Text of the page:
Abstract: AbstractArginine vasopressin (AVP) serves as a neuromodulator in the brain. The hippocampus is one of the major targets for AVP, as it has been demonstrated that the hippocampus receives vasopressinergic innervation and expresses AVP receptors. The dentate gyrus (DG) granule cells (GCs) serve as a gate governing the inflow of information to the hippocampus. High densities of AVP receptors are expressed in the DG GCs. However, the roles and the underlying cellular and molecular mechanisms of AVP in the DG GCs have not been determined. We addressed this question by recording from the DG GCs in rat hippocampal slices. Our results showed that application of AVP concentration-dependently evoked an inward holding current recorded from the DG GCs. AVP depolarized the DG GCs and increased their action potential firing frequency. The excitatory effects of AVP were mediated by activation of V1a receptors and required the function of phospholipase Cβ (PLCβ). Whereas intracellular Ca2+ release and protein kinase C activity were unnecessary, PLCβ-induced depletion of phosphatidylinositol 4,5-bisphosphate was involved in AVP-evoked excitation of the DG GCs. AVP excited the DG GCs by depression of the ATP-sensitive K+ channels, which were required for AVP-elicited facilitation of long-term potentiation at the perforant path–GC synapses. Our results may provide a cellular and molecular mechanism to explain the physiological functions of AVP, such as learning and memory, and pathologic disorders like anxiety.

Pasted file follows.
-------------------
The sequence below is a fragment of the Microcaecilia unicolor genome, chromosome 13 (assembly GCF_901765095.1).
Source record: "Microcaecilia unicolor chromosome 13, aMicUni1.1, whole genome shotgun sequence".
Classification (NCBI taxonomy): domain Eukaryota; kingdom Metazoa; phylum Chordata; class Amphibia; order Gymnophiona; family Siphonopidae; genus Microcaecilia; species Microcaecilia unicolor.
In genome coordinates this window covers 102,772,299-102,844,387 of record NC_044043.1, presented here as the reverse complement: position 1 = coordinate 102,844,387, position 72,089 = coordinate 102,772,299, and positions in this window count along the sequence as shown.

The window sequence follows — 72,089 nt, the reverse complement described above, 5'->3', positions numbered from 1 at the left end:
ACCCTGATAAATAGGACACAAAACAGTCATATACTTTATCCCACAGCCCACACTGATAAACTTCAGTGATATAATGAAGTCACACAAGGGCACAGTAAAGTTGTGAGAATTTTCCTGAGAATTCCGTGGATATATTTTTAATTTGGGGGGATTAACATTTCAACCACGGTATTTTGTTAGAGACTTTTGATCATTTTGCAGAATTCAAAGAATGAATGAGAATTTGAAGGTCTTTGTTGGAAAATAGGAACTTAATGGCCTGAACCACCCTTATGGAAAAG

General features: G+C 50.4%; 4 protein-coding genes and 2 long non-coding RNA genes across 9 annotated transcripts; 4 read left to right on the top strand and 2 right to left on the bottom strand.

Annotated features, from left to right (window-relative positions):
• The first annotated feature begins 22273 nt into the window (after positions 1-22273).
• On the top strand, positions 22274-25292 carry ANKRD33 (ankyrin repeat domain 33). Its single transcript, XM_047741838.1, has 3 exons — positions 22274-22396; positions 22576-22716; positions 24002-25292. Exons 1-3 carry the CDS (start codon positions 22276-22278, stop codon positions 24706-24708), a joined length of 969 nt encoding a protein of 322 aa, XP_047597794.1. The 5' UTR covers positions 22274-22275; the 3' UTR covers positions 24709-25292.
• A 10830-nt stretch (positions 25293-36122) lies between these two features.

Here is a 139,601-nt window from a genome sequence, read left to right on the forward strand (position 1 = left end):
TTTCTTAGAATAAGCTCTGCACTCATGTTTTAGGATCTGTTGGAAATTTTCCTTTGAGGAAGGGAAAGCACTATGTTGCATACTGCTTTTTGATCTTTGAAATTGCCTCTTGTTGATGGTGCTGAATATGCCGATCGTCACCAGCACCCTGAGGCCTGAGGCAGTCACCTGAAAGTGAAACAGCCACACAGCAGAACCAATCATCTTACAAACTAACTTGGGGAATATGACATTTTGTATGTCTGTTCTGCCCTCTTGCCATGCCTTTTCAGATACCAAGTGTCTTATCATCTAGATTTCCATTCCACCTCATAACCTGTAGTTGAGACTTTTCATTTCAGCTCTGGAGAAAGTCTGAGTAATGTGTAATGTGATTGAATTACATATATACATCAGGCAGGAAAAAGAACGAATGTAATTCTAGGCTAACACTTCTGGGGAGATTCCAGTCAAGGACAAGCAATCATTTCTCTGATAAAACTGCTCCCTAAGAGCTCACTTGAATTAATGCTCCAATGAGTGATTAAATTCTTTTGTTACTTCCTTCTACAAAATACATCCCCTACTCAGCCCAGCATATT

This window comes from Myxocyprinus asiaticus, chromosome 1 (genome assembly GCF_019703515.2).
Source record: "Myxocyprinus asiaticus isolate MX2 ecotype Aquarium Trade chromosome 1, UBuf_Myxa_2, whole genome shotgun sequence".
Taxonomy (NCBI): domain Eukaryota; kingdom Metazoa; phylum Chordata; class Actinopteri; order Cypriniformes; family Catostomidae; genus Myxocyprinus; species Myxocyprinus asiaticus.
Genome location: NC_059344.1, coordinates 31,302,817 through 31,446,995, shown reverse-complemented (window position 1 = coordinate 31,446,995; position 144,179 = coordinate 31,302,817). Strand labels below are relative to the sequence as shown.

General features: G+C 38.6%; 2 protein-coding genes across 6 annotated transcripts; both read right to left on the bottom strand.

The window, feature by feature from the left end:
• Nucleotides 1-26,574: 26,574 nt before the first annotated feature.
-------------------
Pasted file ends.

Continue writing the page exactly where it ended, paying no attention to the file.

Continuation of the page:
Keywords: Neuronal Excitability
      PubDate: 2022-07-19T09:30:18-07:00
      DOI: 10.1523/ENEURO.0120-22.2022
      Issue No: Vol. 9, No. 4 (2022)
       
  • Enhancement of Motor Cortical Gamma Oscillations and Sniffing Activity by
           Medial Forebrain Bundle Stimulation Precedes Locomotion

    • Authors: Yoshimoto, A; Shibata, Y, Kudara, M, Ikegaya, Y, Matsumoto, N.
      Abstract: The medial forebrain bundle (MFB) is a white matter pathway that traverses through mesolimbic structures and includes dopaminergic neural fibers ascending from the ventral tegmental area (VTA). Since dopaminergic signals represent hedonic responses, electrical stimulation of the MFB in animals has been used as a neural reward for operant and spatial tasks. MFB stimulation strongly motivates animals to rapidly learn to perform a variety of behavioral tasks to obtain a reward. Although the MFB is known to connect various brain regions and MFB stimulation dynamically modulates animal behavior, how central and peripheral functions are affected by MFB stimulation per se is poorly understood. To address this question, we simultaneously recorded electrocorticograms (ECoGs) in the primary motor cortex (M1), primary somatosensory cortex (S1), and olfactory bulb (OB) of behaving rats while electrically stimulating the MFB. We found that MFB stimulation increased the locomotor activity of rats. Spectral analysis confirmed that immediately after MFB stimulation, sniffing activity was facilitated and the power of gamma oscillations in the M1 was increased. After sniffing activity and motor cortical gamma oscillations were facilitated, animals started to move. These results provide insight into the importance of sniffing activity and cortical gamma oscillations for motor execution and learning facilitated by MFB stimulation.